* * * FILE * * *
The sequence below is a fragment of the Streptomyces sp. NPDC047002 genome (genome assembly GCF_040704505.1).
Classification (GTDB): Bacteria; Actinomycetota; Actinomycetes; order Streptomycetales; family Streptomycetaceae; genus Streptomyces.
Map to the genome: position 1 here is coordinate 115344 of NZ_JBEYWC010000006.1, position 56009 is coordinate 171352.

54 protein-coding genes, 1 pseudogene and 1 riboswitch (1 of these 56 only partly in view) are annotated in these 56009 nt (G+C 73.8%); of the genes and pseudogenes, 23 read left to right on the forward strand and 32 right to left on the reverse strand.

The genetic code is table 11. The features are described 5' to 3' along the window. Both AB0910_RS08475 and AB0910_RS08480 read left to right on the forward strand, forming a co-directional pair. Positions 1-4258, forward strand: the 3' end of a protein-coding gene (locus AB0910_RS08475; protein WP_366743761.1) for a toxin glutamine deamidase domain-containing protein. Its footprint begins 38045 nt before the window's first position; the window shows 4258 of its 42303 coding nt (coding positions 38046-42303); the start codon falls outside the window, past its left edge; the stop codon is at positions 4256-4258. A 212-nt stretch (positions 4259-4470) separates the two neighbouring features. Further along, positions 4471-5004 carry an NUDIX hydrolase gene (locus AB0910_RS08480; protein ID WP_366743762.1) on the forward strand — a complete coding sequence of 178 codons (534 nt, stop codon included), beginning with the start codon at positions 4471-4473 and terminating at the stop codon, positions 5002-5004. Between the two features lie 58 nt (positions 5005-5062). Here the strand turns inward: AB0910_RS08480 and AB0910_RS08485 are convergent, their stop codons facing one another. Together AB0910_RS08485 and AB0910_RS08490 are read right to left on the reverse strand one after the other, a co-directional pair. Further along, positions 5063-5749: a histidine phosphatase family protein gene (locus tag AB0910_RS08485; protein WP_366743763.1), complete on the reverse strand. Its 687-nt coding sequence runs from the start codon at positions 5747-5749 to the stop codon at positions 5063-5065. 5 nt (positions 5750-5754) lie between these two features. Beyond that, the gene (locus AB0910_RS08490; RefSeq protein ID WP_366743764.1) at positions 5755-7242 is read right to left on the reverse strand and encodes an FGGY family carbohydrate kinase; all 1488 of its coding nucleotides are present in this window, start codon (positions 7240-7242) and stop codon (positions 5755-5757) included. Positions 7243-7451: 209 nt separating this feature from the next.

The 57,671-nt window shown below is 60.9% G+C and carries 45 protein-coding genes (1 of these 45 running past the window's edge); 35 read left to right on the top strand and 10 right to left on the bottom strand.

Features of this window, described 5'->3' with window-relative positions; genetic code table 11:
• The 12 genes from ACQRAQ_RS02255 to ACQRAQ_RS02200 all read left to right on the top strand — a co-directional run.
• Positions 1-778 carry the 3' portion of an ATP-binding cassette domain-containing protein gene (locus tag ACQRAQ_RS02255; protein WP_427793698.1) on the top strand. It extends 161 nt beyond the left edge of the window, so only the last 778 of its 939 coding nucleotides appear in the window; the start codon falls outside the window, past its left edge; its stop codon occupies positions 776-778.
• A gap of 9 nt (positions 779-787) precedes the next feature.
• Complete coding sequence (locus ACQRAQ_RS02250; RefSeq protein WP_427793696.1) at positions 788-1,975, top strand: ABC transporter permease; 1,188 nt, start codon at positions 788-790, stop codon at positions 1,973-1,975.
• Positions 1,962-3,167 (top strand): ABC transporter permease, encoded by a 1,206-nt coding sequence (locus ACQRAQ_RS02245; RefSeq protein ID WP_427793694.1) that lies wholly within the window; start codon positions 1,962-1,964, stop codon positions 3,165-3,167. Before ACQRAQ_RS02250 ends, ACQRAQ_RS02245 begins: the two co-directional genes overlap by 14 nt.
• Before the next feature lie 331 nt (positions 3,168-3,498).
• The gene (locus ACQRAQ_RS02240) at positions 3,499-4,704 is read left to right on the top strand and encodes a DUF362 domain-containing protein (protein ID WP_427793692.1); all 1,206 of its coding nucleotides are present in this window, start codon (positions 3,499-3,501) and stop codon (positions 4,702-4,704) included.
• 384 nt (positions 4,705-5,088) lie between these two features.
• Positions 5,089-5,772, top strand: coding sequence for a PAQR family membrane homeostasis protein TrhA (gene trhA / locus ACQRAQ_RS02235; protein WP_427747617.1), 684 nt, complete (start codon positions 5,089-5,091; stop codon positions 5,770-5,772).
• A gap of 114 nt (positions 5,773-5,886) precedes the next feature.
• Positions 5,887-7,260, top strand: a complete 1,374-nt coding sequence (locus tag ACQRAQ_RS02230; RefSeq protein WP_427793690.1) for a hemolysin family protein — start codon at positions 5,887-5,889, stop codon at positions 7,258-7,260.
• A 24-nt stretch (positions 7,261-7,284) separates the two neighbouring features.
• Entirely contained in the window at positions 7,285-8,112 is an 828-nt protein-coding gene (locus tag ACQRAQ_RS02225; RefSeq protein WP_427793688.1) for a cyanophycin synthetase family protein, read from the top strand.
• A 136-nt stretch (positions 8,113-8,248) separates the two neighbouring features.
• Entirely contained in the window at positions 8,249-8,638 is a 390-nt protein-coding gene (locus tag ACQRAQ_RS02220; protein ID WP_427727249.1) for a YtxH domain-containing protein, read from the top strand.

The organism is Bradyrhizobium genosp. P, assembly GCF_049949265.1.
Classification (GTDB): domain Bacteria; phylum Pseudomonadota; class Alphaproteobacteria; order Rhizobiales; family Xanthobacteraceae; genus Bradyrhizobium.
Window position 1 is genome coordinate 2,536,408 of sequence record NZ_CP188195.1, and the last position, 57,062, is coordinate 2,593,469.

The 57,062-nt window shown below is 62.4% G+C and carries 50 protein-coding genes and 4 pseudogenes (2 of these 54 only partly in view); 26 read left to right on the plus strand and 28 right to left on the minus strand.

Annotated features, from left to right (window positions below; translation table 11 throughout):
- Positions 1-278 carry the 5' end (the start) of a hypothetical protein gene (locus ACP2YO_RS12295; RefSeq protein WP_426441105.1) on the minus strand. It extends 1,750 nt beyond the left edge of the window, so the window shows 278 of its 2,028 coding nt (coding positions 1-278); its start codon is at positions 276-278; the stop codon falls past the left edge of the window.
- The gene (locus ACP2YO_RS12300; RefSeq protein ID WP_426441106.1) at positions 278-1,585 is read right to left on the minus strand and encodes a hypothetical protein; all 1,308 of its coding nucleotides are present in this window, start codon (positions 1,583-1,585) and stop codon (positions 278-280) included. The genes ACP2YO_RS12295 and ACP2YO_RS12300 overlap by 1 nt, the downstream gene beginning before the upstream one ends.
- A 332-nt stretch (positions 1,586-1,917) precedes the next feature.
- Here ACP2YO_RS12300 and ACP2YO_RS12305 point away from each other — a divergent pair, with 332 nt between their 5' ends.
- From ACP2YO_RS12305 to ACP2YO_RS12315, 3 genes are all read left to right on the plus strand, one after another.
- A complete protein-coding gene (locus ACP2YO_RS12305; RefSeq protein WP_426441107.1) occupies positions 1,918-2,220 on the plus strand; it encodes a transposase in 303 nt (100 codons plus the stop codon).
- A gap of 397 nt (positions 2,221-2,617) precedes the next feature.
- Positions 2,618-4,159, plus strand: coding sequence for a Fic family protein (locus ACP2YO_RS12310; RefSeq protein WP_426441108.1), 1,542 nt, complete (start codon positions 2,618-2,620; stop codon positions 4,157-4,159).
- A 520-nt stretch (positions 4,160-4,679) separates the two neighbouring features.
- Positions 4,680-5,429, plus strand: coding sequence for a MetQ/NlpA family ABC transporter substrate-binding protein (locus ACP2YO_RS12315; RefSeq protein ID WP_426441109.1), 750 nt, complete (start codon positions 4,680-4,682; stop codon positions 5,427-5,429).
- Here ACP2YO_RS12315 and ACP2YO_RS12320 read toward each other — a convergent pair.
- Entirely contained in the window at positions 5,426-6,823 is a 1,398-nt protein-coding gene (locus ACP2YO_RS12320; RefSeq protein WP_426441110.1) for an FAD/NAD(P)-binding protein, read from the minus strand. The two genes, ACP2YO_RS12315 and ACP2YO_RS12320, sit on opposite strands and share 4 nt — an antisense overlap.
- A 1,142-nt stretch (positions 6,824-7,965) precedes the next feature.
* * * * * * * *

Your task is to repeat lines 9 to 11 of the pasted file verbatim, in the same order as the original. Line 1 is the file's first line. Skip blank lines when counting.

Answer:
• Positions 1-778 carry the 3' portion of an ATP-binding cassette domain-containing protein gene (locus tag ACQRAQ_RS02255; protein WP_427793698.1) on the top strand. It extends 161 nt beyond the left edge of the window, so only the last 778 of its 939 coding nucleotides appear in the window; the start codon falls outside the window, past its left edge; its stop codon occupies positions 776-778.
• A gap of 9 nt (positions 779-787) precedes the next feature.
• Complete coding sequence (locus ACQRAQ_RS02250; RefSeq protein WP_427793696.1) at positions 788-1,975, top strand: ABC transporter permease; 1,188 nt, start codon at positions 788-790, stop codon at positions 1,973-1,975.